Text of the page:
Governor McCrory signed a final budget into law for the current 2015 fiscal year, which runs from July 2014 through June 2015, this morning. The $21.1 billion budget includes new spending initiatives – largely pay raises for teachers and state employees – but fails to include additional revenue to sustain this spending in the long-term. Contrary to fueling North Carolina’s economic comeback, as Governor McCrory claims, the final budget continues to fund core public services at diminished levels, well below pre-recession levels, and compromises the ability of the state to get ahead and prepare for the future. Moreover, it puts North Carolina on a fiscally irresponsible path that will continue to create budget challenges in the years ahead, largely as a result of the tax plan that was little debated and discussed in the final budget.
North Carolina faces a revenue challenge, and actions taken within the final budget make this reality clear. The final budget signed by the Governor spends every available dollar and uses dollars from last year’s budget as a result of the Governor requiring agencies to cut their respective budgets. No funding is available to build up the state’s Savings Reserve fund, which is meant to position the state to weather a future economic downturn. Furthermore, the budget relies on one-time funding sources that, once depleted, cannot be replenished with such low revenue and shifts funding for core public investments such as K-12 education to lottery receipts and early childhood programming to federal block grants.
Such budget decisions are driven largely by the tax plan the governor signed into law last year, which significantly reduces revenue available for public investments. Revised analysis by the General Assembly’s Fiscal Research Division estimates that the income tax rate cuts in the plan will cost at least $200 million more annually than initially expected – more than $1 billion less in annual revenue once the plan is fully implemented. The Governor and state policymakers failed to account for this reality in the final budget, which means that, absent new revenue, more budget cuts to core public services are likely to occur in future years as the tax plan continues to be implemented. Another round of tax cuts is set to occur in January 2015.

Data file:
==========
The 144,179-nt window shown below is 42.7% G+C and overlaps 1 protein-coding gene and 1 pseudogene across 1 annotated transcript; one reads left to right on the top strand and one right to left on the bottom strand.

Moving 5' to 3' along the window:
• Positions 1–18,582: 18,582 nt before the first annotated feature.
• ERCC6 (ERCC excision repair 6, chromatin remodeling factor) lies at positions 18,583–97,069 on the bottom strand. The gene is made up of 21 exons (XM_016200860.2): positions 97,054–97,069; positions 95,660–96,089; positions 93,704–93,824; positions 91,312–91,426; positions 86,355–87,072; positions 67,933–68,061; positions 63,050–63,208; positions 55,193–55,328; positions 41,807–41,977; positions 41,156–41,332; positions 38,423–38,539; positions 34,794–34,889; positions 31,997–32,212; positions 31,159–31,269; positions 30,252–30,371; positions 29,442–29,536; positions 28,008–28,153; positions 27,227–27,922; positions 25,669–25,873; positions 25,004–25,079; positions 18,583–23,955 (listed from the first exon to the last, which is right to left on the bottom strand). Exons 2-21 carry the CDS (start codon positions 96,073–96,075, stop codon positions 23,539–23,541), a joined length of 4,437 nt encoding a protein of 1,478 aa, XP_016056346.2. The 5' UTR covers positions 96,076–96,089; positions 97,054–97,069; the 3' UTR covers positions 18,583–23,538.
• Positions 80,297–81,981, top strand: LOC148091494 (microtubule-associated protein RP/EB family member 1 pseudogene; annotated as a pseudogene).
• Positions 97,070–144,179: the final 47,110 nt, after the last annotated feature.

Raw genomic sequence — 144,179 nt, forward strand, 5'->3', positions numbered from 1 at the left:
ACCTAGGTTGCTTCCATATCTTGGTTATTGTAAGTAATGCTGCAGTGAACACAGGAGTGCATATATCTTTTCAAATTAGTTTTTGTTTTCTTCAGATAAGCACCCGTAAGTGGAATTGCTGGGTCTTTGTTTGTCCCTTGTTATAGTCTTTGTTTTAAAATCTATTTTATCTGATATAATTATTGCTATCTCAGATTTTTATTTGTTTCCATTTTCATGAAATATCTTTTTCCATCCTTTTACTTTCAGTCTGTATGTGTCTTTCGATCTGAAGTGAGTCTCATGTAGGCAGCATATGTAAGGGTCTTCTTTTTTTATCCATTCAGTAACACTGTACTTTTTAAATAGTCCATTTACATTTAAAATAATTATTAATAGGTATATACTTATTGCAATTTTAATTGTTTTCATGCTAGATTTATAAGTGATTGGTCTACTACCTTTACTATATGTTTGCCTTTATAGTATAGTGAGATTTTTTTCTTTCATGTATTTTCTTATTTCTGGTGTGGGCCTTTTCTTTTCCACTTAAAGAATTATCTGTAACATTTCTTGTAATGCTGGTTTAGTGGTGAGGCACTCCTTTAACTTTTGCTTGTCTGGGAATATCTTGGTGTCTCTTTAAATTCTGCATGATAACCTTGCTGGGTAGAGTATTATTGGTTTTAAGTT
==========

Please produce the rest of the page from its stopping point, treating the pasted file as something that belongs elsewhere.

Under the final budget signed by the Governor, state spending remains 6.6 percent below pre-recession levels (see chart below). Read more
If you work hard and play by the rules, you deserve a chance to get ahead. This is why the Earned Income Tax Credit was invented: to help families with low-paying jobs make ends meet.
Unfortunately, North Carolina is the first state in 30 years to eliminate its Earned Income Tax Credit. This move abandoned a bunch of our neighbors, people with stories like Kara’s:
There is no more stark illustration of why tax policy matters. With NC job growth coming primarily in low-wage industries, we’re going to need the Earned Income Tax Credit — and other measures that work for working people — more than ever.